Election Special: Gambia

Could this republic morph into a monarchy after presidential elections on November 24?

This little country used to be a safe haven, respected for its tranquilty and civility. No more.

While Dawda Jarawa presided over The Gambia – that narrow, long country aside a great West African river which near-divides Senegal into two – the nation carved a reputation for calm, democracy and pluralism. While the dominant Muslim Mandinka outnumbered compatriots, their tolerance enabled Christian Jola and a plethora of other animist and Muslim ethnic groups to live cheek-by-jowl in relative harmony. 

It was a place which attracted people from across ECOWAS Africa who came to benefit from the thriving tourist industry. Eritreans, Lebanese, Europeans and North Americans chose this country as home.

A bloodless coup in 1994 deposed Jarawa and brought Yahya Jammeh, a 29-year old lieutenant, to power. He doffed the military uniform after a while to get elected as President in criticised circumstances and has since flouted international condemnation in calling for homosexuals to be killed, hounding journalists into submission (in what had been a nation proud with a free press), proclaiming to have discovered a herbal cure for AIDS, and various other nonesenses. The internet buzzed with an increasing volume of noisy outrage. Yet still this government pursued its unethical, illiberal programme.

According to the BBC, Jammeh had intended to hold a vote in September to decide on the creation of a monarchy. That didn't occur, but it's bound to be still on the cards. Considerable resentment exists inside the country towards this plan. 

The last time such a ridiculous scenario occurred in Africa was when Jean-Bedel Bokassa, a tyrant famed for allegedly cannibalising opponents, proclaimed himself Emperor of Central Africa. Let's hope Jammeh is prevented from following in Bokassa's footsteps, and that the Gambian can revert eventually to its prior civilised state.

The British have little influence in their former colony. The Americans used to hold sway, not least because the airstrip at Yumdum airport was artifically extended to accommodate NASA flights, but that arrangement elapsed in 2001. Poor little Gambia, who will help you now? 

Gambia News from gambianow.com reports Jammeh proclaimed in July that “Elections will not make me to lose power nor will military coups make me to lose grip of power. It is only the Almighty Allah, who made it possible for me to come to power in 1994 in a bloodless coup, who can make this possible. So anybody who thinks that the opposition are going to win the forthcoming elections is day dreaming,” Jammeh told thousands of cheering people. Gambia News continued, "Jammeh, who will be seeking a fourth term of office in the 24th November polls, has vowed not to engage in any election campaigning, promising that the elections would be free and fair."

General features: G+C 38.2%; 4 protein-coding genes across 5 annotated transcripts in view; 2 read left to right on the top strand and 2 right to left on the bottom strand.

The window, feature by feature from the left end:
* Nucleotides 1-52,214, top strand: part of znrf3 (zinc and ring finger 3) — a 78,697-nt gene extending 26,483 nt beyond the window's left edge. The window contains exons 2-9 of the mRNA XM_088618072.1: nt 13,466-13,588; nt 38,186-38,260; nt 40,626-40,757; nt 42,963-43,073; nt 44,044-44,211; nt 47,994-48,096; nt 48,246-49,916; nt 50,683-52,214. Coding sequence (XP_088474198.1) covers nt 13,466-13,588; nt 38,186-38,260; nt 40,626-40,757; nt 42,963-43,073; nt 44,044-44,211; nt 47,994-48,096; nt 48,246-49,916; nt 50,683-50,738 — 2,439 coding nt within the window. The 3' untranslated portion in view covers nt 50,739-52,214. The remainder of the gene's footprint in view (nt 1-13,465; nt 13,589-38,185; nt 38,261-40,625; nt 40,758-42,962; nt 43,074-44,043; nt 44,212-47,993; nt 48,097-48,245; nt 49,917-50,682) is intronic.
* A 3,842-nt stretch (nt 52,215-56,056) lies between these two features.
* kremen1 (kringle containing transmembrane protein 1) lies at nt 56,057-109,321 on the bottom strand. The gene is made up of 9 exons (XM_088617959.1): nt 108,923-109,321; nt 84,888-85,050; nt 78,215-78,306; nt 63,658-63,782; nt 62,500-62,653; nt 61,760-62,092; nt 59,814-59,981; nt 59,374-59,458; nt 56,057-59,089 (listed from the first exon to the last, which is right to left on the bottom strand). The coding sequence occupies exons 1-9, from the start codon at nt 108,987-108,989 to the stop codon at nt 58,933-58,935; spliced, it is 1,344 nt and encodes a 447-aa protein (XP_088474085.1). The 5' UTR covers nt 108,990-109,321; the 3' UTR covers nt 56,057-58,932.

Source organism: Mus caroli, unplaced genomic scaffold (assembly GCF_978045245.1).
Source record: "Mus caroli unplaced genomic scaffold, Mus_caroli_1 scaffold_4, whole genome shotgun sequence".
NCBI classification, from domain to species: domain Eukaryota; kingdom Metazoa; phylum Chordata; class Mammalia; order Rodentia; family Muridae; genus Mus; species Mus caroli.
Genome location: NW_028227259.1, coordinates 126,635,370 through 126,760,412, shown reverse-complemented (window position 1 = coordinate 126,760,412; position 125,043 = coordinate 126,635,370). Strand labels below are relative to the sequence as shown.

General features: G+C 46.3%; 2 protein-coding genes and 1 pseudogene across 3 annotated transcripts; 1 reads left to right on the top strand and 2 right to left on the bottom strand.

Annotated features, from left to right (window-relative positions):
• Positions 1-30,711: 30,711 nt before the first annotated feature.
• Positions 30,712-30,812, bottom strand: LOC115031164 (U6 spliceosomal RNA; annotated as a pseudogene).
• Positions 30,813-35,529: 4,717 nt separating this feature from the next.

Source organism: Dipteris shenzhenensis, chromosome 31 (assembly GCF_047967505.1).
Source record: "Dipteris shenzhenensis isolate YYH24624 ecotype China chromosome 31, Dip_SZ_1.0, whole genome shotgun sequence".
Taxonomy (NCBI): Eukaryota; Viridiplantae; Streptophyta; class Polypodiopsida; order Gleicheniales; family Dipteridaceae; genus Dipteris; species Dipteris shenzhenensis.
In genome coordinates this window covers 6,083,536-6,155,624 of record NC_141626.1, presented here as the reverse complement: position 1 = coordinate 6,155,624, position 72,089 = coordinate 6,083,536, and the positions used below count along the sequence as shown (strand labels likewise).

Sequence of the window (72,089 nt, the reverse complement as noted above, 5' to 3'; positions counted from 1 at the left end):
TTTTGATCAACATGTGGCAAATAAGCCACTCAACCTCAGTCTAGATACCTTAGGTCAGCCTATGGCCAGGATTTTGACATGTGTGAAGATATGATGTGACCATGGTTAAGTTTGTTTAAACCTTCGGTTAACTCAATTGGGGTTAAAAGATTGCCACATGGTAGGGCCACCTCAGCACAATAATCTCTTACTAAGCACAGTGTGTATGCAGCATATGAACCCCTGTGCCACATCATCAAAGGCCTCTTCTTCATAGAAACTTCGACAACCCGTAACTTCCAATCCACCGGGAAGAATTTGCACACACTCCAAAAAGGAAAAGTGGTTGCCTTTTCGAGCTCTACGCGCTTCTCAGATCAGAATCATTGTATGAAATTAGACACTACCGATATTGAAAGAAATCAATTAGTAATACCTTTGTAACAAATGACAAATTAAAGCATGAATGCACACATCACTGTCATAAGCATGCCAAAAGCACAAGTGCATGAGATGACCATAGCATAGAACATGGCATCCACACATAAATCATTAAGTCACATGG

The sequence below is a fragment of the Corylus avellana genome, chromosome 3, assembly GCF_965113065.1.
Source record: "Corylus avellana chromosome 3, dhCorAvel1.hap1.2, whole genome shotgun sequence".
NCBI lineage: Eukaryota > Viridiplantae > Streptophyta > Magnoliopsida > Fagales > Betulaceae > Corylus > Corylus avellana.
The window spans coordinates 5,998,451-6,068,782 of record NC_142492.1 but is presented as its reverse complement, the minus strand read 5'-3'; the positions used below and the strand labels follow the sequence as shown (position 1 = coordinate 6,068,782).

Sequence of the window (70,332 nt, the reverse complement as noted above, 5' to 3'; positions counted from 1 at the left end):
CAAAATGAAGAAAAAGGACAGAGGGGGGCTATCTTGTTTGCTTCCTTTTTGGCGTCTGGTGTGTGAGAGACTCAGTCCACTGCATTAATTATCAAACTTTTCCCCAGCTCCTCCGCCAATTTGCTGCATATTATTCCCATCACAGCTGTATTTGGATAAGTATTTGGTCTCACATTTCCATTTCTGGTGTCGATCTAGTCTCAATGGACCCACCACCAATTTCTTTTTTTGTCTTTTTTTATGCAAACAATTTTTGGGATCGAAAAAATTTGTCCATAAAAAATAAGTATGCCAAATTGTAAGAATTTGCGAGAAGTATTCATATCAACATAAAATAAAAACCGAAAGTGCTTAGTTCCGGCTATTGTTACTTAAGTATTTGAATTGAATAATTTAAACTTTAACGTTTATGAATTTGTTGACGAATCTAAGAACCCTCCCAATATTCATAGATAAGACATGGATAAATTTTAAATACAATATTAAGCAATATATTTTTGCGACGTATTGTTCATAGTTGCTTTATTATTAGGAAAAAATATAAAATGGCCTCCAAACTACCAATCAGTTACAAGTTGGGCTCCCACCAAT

Fat chance. The opposition is fragmented. And with partisan policies being pursued by Jammeh, that's unfortunate. "From now on, my government will only inject development to those areas that support me" Gambia News reported the President as stating. Unfortunately, this type of government is not uncommon in many developing countries.

When in Gambia myself, I noticed how difficult the creation of a cohesive opposition would be. Not merely due to tribal loyalties and inter-ethinic distrust, but also because each individual holds individualistic and unwavering viewpoints. Equally, though, the place is generally peace-loving and people are resigned to the power of authority. Life is tough for most, so keeping a low profile is preferred to stirring up dissent.

This is a country with strong homophobic tendencies, genuine awe of marabouts, fear of juju magic, rampant poverty, few resources, enormous families, rapid population growth and high unemployment. Just the sort of place where revolution might be discussed. Yet it is not. 

The economic situation is deteriorating, however, as a government deficit is set to rise. Jammeh has said he'll raise civil service salaries over the coming two years. Patronage is an effective control mechanism. 

The Gambia has 1.8 million people living alongside the river in an area of 11,295 sq km (about the size of Jamaica or Qatar). Peanuts or groundnuts, rice and millet are the principal crops.  Agriculture employs 75% of those in work and accounts for 29% of the economy. It is very dependent on its relationship with India, which buys 40% of all exports. No other country comes close. Services, mainly tourist-related, together with remittances from expatriates, account for the bulk of remaining activity and over half of all GDP is generated from these sectors.

An intellectual media is silenced by an overbearing State, and the people eek out a living as best they can. Tourism provides financial fluid to ease the pain. And disruption would cut off that money supply, so publicly Gambians keep schtum.

And democracy must wait. But will an aspiring king?

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